Other devices or strategies introduced by artists to engage viewers are the gaze and the like-look effect.

Gaze: the path the viewers’ eye travels across the surface of the work of art. The path is determined by the artist as evidenced in the various signs included into the work.

Like-Look Effect: eye contact, which engages the interest of the viewer. For example, you go alone to a bar, sit alone at the end of the room, and as you sip your drink, visually scan the crowd. You see someone attractive. All of a sudden, s/he looks up, you turn away ashamed that you have been “found out.” Eventually, you get the nerve to look up; your eyes meet, and the two of you live happily ever after. If s/he looked at you, s/he must like you. It is all in the body language.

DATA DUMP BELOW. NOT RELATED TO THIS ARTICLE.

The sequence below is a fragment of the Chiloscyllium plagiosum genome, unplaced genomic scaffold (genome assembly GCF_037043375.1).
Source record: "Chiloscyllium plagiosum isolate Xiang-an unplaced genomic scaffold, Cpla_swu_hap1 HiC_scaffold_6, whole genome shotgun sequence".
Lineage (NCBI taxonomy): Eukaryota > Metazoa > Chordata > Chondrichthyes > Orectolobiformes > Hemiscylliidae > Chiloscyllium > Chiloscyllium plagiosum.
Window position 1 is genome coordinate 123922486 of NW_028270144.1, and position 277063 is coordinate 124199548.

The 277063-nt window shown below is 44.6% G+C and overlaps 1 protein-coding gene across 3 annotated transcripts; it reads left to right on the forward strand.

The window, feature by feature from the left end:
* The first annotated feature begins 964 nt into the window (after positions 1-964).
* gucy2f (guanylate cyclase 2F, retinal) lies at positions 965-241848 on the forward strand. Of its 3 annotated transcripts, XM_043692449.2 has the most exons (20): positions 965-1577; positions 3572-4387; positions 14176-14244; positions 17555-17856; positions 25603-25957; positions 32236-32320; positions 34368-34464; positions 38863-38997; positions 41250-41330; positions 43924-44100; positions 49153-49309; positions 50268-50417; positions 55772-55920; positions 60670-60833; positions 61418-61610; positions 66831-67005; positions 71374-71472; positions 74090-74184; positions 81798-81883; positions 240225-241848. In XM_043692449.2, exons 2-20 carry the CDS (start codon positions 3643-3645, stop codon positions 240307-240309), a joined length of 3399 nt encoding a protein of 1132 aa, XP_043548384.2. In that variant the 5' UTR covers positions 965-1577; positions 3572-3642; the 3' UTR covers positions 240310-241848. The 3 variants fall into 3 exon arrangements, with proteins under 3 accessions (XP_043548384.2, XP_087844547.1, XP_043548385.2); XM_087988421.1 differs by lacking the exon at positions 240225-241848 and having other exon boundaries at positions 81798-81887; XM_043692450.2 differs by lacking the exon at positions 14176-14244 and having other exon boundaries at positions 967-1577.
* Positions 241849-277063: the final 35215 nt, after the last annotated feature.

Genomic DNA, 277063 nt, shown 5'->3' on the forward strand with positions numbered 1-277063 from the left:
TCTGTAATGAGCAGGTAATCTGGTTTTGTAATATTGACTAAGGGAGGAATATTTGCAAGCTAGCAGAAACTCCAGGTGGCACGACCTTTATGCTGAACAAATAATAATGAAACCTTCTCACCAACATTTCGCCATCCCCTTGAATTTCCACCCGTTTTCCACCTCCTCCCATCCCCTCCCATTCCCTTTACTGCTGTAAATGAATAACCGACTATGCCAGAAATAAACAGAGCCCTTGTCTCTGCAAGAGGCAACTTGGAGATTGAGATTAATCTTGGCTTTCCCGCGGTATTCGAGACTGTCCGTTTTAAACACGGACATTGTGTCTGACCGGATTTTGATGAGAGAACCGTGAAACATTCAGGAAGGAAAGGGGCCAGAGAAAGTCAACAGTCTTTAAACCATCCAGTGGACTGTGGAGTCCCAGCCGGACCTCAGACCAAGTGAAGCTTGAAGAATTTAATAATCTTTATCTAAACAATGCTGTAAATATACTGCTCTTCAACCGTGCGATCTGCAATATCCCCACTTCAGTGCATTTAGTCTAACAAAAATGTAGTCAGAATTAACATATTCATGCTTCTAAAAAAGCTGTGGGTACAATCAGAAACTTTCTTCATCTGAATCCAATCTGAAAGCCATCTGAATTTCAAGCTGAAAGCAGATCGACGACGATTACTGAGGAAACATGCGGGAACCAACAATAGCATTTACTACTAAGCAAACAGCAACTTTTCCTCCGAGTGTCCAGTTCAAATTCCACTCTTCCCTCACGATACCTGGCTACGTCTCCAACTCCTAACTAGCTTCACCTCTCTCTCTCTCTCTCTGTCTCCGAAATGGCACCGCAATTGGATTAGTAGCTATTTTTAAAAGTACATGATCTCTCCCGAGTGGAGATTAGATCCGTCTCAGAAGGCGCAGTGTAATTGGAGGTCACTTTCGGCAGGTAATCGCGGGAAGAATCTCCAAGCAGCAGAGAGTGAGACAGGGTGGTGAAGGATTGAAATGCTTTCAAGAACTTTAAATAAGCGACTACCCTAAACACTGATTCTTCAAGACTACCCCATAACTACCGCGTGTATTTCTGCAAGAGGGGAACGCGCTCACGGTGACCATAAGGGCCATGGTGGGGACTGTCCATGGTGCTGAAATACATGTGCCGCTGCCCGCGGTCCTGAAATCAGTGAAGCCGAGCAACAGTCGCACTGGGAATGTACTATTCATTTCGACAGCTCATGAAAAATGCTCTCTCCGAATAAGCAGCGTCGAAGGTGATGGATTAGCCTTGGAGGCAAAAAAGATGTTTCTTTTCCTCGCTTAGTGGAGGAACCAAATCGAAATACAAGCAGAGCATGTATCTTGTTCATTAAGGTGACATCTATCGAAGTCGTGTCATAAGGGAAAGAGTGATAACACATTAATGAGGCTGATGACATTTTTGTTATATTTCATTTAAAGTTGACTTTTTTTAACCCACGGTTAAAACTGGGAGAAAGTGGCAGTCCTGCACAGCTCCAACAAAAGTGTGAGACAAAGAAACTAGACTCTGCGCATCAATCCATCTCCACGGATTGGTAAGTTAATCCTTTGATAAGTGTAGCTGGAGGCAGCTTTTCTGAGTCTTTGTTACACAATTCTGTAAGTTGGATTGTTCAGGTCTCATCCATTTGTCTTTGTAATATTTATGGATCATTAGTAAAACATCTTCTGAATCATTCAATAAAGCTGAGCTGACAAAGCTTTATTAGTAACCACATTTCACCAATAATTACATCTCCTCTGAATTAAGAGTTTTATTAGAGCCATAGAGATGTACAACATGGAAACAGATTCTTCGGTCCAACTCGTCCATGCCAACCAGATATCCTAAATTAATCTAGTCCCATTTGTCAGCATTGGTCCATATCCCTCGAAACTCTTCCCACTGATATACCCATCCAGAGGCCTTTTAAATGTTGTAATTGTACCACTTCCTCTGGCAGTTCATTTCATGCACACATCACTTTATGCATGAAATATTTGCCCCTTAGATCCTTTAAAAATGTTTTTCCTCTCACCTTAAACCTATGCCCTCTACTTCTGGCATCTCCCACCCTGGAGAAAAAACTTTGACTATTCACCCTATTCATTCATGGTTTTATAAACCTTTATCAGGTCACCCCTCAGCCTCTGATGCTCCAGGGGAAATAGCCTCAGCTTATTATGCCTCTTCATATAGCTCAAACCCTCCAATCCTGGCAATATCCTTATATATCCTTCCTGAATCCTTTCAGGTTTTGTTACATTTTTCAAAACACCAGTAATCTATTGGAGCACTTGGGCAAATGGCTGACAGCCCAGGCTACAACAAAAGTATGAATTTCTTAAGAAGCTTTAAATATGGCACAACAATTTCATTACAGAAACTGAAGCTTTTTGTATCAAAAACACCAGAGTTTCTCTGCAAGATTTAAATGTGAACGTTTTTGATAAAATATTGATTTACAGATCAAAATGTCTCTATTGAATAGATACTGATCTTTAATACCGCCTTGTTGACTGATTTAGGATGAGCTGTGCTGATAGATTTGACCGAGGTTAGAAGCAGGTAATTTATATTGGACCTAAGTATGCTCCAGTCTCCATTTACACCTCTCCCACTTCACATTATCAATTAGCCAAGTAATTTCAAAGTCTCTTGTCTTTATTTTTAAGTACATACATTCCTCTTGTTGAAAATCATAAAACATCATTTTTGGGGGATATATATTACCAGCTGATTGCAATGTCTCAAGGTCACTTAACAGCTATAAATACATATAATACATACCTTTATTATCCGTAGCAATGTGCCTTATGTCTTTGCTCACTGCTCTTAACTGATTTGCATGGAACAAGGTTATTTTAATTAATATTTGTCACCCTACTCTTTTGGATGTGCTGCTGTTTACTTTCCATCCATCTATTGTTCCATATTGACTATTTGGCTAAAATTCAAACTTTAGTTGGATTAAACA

IN THIS BOX DUPLICATE THE IMAGE ON PAGE 19-3, INGRES’ HAREM SLAVE 

 

The harem slave in Ingres’ La Grande Odalisque makes eye contact with us; she sees us seeing her. Based on her body language, she doesn’t mind (but that is a function of her objectification as love slave). The viewer’s eye scans her body, especially along the long curve of her back. The target audience is obviously male heterosexual and due to the placement, proportion, and fragmentation of the body, coupled with the like-look effect, the interest level is heightened.